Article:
Today I am pleased to welcome Susan Higginbotham, author of the newly released The Stolen Crown to Psychotic State. Welcome, Susan!
Online Socialization by Susan Higginbotham
As an author of historical fiction, I blog. I do Facebook. I post on Goodreads. I co-administer a bulletin board, Historical Fiction Online. I tweet.
Oh, yes, and I actually work on my novel in progress as well.
Social media has transformed the way writers interact with readers, and though authors love to complain about the time-sucking aspect of this, it’s been far more of a blessing than a curse. Blog tours allow authors with limited publicity budgets and/or work or family commitments to virtually travel around the world. Author blogs and Facebook or Twitter pages enable writers to keep in touch with existing readers and to draw in new ones. Even better, the Internet is an introvert’s delight: those of us who end up sitting in a corner at the neighborhood cookout (if we get invited) can shine on the web.
Though we’re often preoccupied with the past, historical novelists have found modern-day social networking to be invaluable. We can debate historical questions, get and give help with historical research, and convey our fascination about the people and periods we find so interesting. We can also connect with people who share our interests—a particularly valuable thing for those of us whose relatives and friends don’t understand the sheer joy we have in tracking down our hero’s exact whereabouts in 1455 or in finding that the obscure tome for which we’ve been hunting for months has just been digitized on Google Books.
Of course, there’s a downside to all of this online socialization as well. It’s too easy for a writer who’s struggling with a tricky scene or a recalcitrant character to take a break by checking her favorite site, only to spend another hour (or two, or three) online before finally getting back to writing. Once an author establishes an online presence, she’s expected to maintain it, which can also cut into writing time. And, as many a writer has discovered to his dismay when doing an “ego search,” social networking has become a forum not only to praise books, but to pan them.
An author who spends time online is well advised to develop a thick skin and a sense of humor; writers who lack both, and who respond to a negative review, have provided endless entertainment for readers—not through their books, alas, but through their outraged online antics. Still, these negative aspects of social networking pale beside the positives. I’ve met some wonderful people online, and through discussions on the web I’ve encountered books and authors I never would have heard about otherwise.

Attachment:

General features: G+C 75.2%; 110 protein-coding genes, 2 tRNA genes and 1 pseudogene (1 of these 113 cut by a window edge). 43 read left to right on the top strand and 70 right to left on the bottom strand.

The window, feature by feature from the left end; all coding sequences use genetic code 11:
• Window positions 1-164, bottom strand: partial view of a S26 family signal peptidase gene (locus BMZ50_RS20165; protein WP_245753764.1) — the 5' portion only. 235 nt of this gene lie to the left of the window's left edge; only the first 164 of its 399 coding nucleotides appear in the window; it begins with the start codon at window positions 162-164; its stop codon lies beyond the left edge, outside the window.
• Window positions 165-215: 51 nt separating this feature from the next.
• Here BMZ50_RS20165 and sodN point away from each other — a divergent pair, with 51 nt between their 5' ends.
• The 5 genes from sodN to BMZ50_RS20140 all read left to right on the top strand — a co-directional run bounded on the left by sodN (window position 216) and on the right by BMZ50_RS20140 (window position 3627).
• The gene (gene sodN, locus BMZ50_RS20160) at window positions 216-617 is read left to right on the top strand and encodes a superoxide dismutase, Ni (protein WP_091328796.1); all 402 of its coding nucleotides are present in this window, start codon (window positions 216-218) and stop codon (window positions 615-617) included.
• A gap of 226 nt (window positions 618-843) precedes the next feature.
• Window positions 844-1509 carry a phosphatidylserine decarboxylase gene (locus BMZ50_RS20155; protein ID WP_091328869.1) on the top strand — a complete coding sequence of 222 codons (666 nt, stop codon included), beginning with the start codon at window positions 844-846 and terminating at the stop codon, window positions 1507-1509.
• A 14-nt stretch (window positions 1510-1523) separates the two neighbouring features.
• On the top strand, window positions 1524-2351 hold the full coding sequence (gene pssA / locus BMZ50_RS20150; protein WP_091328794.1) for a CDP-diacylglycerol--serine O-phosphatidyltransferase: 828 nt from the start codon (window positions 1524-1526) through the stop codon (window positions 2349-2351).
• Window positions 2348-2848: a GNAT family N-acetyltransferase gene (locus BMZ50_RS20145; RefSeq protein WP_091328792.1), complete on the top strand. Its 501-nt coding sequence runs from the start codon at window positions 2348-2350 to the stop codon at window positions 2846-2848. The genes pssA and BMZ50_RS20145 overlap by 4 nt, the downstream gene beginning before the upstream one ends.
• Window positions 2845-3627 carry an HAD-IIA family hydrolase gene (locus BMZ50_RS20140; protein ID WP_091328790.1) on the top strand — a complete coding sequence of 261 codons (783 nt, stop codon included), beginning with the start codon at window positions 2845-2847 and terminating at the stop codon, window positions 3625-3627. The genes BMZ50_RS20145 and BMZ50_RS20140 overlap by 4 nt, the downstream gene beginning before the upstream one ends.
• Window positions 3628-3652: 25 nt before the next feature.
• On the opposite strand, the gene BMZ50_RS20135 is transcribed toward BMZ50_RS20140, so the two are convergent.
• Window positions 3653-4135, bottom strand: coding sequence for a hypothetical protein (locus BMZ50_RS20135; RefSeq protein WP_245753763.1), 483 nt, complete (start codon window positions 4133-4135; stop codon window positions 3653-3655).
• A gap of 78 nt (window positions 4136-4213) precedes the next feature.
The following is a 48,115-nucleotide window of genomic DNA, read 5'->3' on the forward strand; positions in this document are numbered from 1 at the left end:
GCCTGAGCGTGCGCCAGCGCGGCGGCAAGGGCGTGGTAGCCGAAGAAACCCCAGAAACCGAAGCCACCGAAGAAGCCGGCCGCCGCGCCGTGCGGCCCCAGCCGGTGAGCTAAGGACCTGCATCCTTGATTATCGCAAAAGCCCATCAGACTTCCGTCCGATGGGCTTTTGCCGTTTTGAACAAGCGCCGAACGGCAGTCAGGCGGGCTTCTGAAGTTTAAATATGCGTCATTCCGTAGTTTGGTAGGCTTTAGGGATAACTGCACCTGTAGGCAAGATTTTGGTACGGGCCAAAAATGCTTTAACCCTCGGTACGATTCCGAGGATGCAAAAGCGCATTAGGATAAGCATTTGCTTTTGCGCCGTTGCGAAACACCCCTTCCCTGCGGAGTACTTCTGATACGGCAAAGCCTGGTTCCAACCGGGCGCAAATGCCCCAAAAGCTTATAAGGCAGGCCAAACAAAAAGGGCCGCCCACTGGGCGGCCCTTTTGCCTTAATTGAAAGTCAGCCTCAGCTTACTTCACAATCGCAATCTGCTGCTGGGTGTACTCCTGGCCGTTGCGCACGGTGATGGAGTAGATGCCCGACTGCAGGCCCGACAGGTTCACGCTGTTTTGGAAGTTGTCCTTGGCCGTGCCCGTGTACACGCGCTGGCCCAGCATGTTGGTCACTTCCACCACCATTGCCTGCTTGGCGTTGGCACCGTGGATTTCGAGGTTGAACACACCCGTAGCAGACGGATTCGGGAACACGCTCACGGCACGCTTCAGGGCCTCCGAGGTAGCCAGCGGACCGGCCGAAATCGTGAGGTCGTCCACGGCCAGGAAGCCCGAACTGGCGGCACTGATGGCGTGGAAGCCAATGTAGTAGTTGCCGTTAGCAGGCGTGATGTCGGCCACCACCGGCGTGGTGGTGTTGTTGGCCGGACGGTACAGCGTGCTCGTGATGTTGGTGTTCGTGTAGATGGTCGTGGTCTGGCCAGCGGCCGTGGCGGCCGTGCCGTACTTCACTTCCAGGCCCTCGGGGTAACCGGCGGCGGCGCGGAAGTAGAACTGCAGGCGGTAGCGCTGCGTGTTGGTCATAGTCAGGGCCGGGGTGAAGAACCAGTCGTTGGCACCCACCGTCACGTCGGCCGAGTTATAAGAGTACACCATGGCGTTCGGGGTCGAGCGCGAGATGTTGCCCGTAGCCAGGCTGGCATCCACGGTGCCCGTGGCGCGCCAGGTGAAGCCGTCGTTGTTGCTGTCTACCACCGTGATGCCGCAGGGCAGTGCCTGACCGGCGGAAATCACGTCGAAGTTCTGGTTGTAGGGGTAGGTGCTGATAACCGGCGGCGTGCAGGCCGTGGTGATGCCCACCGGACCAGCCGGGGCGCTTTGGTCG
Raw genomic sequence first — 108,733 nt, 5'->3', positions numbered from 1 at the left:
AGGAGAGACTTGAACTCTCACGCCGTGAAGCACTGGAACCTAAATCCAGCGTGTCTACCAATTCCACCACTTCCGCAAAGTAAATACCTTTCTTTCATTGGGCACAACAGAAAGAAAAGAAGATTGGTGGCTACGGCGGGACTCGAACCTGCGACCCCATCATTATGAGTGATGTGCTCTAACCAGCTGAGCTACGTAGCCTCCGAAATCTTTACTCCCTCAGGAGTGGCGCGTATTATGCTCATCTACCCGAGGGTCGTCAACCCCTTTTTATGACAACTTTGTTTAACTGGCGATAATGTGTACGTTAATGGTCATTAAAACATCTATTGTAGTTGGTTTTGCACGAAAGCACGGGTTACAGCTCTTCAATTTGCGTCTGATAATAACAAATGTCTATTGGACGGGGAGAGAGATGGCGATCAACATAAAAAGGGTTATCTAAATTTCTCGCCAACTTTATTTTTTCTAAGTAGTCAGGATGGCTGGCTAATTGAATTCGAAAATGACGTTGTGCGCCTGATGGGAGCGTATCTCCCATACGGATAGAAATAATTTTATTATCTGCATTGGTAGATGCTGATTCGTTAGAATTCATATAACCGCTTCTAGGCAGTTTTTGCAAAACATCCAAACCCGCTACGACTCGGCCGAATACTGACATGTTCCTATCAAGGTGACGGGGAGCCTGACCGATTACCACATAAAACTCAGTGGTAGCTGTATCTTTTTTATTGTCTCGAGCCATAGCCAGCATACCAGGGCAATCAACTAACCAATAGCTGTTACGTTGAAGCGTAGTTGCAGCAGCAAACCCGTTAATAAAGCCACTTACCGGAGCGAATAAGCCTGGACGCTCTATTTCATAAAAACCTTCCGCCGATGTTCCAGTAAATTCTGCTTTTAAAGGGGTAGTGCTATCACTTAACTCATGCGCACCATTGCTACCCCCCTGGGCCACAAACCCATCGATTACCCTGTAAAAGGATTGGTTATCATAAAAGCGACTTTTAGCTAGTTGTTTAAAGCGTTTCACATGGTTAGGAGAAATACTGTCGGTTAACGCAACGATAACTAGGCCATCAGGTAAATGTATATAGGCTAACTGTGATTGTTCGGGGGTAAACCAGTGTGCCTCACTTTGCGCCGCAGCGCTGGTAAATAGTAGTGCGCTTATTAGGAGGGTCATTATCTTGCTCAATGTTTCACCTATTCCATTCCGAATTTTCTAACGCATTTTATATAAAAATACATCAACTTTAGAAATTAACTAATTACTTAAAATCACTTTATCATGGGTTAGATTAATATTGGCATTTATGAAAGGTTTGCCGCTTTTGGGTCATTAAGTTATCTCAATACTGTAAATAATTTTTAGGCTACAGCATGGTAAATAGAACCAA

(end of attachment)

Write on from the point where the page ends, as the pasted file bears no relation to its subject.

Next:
I’ve been writing this post for about an hour now, and my hands are getting twitchy. It’s almost time to check out Facebook. In the meantime, though, here’s where you can find me online:
Historical Fiction Online (a board I co-administer): http://www.historicalfictiononline.com/forums/index.php
THE STOLEN CROWN BY SUSAN HIGGINBOTHAM—IN STORES MARCH 2010
On May Day, 1464, six-year-old Katherine Woodville, daughter of a duchess who has married a knight of modest means, awakes to find her gorgeous older sister, Elizabeth, in the midst of a secret marriage to King Edward IV. It changes everything—for Kate and for England.
Then King Edward dies unexpectedly. Richard III, Duke of Gloucester, is named protector of Edward and Elizabeth's two young princes, but Richard's own ambitions for the crown interfere with his duties...
Lancastrians against Yorkists: greed, power, murder, and war. As the story unfolds through the unique perspective of Kate Woodville, it soon becomes apparent that not everyone is wholly evil—or wholly good.
Susan Higginbotham is the author of two historical fiction novels. The Traitor’s Wife, her first novel, is the winner of ForeWord Magazine’s 2005 Silver Award for historical fiction and is a Gold Medalist, Historical/Military Fiction, 2008 Independent Publisher Book Awards. She writes her own historical fiction blog and is a contributor to the blog Yesterday Revisited. Higginbotham has worked as an editor and an attorney, and lives in North Carolina with her family. For more information, please visit http://www.susanhigginbotham.com/.
Thank you, Susan, for stopping by my blog today and taking the time to share your thoughts with us. Best of luck with your new book! (Which I finished yesterday, by the way, and LOVED! Review to come soon, so please stick around).
How about you? Do you blog? Do you Tweet, Facebook or post on Goodreads?
And now for the GIVEAWAY!!! Thanks to the lovely Danielle Jackson at Sourcebooks, I have TWO copies of The Stolen Crown up for grabs. To enter, simply leave me a comment and let me know what historical era you like to read about - - the medieval age, the Tudor years, the Victorian era or something closer to home, such as World War II or even the 1950s? Just let me know and you're entered to win your own copy of The Stolen Crown. That's it! U.S. and Canada only (my apologies to our overseas friends). Contest to end on Friday, March 19, 2010 and the lucky winners drawn on Saturday, March 20, 2010.